Editor's Note: Building a Resilient Society

Editor's Note: Building a Resilient Society

This year marks the 35th anniversary of the Stanford Review’s founding in 1987. Organizations of all kinds fail to survive this long. The Review is an exception, not the norm. For comparison, in 2020, the average lifespan of a company in the S&P 500 index was just 21 years. The Review has outlasted some of America’s largest and most important corporations. Over the past three decades, our small community of heterodox thinkers has fought against a conformist campus culture and faced resistance from all corners of the campus establishment.

What is behind the Review’s resilience? Attend a Review meeting and you will notice that the arguments you hear stand out for their inventiveness and rigor. We consistently broach uncomfortable topics and openly discuss ideas that would be considered unacceptable elsewhere. When people hear opinions they disagree with, their critiques are substantive but always respectful. By the time discussions are finished, some participants have even changed their mind.

The Review has persisted because at a fundamental level, to be resilient is to be contrarian. Nature teaches us that populations with a diverse set of characteristics are more resilient than those which are homogenous. When environmental circumstances change unexpectedly, the population with more variation usually wins out and survives longer than its homogenous counterpart.

The ideas marketplace is no different. A society that encourages the production of competing ideas and celebrates rational disagreement is a resilient society. Such a society is prepared to deal with uncertainty because even controversial ideas and frameworks are preserved in case they prove to be useful in the future. A society that does the opposite and institutes homogeneity may thrive in the short term but is doomed to fail in the long term.

Unfortunately, the society we live in today is anything but resilient. The leaders and “experts” we thought had our best interests in mind have instead embraced groupthink with a vengeance. Led by high priests like Anthony Fauci and Francis Collins, the scientific community has increasingly pursued consensus rather than evidence during the pandemic, muzzling any inconvenient disagreements along the way. The corporations controlling the plumbing of the Internet silence users who are not ideologically compliant. In Silicon Valley, once considered a bastion of original thinking, legions of technocrats swear fealty to buzzwords and narratives without examining them critically.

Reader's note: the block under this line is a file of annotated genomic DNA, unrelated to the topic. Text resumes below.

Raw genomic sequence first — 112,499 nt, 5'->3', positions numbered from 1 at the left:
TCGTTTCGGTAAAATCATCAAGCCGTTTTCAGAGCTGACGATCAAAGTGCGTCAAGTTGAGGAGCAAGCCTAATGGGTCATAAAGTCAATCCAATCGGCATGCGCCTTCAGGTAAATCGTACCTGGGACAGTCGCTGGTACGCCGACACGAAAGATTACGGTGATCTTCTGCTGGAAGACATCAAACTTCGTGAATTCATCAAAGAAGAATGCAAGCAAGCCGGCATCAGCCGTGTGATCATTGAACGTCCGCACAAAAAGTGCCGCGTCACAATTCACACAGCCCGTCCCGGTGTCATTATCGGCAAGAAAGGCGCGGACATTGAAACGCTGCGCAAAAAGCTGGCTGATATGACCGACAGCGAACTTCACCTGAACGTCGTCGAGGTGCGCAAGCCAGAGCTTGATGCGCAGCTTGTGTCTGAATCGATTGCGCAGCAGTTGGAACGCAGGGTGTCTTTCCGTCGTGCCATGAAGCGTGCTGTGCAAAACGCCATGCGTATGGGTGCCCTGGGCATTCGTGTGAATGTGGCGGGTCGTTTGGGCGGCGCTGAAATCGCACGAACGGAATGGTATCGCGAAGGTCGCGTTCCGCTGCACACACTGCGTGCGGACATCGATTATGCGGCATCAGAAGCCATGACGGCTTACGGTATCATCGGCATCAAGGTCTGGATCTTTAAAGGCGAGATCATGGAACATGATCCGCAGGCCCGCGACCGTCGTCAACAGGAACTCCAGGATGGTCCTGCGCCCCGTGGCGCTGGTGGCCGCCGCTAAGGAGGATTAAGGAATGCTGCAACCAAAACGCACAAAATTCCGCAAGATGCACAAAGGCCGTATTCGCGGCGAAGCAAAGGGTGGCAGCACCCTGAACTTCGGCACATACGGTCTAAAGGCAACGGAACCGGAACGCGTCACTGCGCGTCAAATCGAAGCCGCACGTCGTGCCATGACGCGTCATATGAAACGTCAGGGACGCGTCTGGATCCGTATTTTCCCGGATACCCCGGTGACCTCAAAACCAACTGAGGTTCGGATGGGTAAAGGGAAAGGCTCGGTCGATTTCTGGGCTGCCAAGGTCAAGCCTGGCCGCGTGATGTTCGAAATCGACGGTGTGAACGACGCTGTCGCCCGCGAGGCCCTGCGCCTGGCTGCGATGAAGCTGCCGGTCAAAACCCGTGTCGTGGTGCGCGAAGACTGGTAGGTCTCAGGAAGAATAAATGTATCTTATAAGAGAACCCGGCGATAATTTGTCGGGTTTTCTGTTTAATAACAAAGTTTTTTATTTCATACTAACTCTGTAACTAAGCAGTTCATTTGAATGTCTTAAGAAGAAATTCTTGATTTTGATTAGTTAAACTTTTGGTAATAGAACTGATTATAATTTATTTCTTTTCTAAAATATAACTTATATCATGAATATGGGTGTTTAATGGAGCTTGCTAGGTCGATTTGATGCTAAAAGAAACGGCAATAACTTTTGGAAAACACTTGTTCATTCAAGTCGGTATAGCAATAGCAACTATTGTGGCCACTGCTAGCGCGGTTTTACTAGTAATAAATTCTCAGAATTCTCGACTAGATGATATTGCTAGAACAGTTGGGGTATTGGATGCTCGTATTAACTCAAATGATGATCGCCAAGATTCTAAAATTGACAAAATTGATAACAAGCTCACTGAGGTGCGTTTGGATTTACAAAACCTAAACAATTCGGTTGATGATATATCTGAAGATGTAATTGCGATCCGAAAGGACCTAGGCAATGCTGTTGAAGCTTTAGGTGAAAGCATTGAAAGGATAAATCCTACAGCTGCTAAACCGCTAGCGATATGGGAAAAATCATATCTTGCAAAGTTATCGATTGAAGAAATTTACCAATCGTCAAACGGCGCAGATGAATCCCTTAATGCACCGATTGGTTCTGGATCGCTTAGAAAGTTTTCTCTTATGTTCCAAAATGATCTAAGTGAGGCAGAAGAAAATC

At Stanford, student activists are working hand in hand with DEI bureaucrats to push political correctness into the deepest layers of the University. Stanford’s student government continues to withhold funding from initiatives that do not agree with its leaders’ political leanings. The entrepreneurial culture on campus has slowly been stripped of creativity as it becomes commoditized and institutionalized. Meanwhile, administrators are busy instituting an ever-growing list of irrational pandemic restrictions.

All this homogeneity is making our society weaker and less resilient. Whether in politics, science, or technology, few are willing to question the consensus, and the brave few who do find themselves ridiculed and throttled. In the past, America’s strength was its diversity of ideas. No matter what happened, we could always rely on our nation’s originality to chart the path ahead and outcompete our adversaries. Now, owing to the culture of compliance that has taken root in the halls of our college campuses and most important institutions, we are less prepared than ever before to face the future.

Despite these challenges to freedom of thought, the Review has never been more relevant. It is the one place on campus where those who do not like paying the conformity tax can find like-minded peers. Expect Volume LXV to continue our long tradition of taking aim at homogeneity. Whether we are defending free speech, exposing an illogical DEI initiative, critiquing the Stanford administration, or exploring important national political issues, we will remain committed to publishing thought-provoking content that makes you question your most basic assumptions about campus and the world.

Homogeneity is seductive. It feels good when those around you agree with everything you say and think. It is easy to trust those in charge without verifying whether their claims are rational. It is convenient to believe in the same things as everyone else. On the other hand, choosing to be resilient and battle orthodoxy is hard work. It is much easier to get on with receiving your degree and enter the ranks of the establishment.

But for those on Stanford’s campus who would not be fulfilled by living this way, for those who desire to engage in a little heresy, the Review welcomes you with open arms. Whether you join us at our weekly meetings, write for us, or do both, I can promise that you will find a publication which allows you to share your thoughts without fear of retribution. If, like us, you believe that rational argumentation and heterodox thinking lead to better ideas, greater progress, and ultimately a more resilient society, then send me a note at eic@stanfordreview.org. I am looking forward to hearing from you.

Neelay Trivedi

Editor in Chief, Volume LXV

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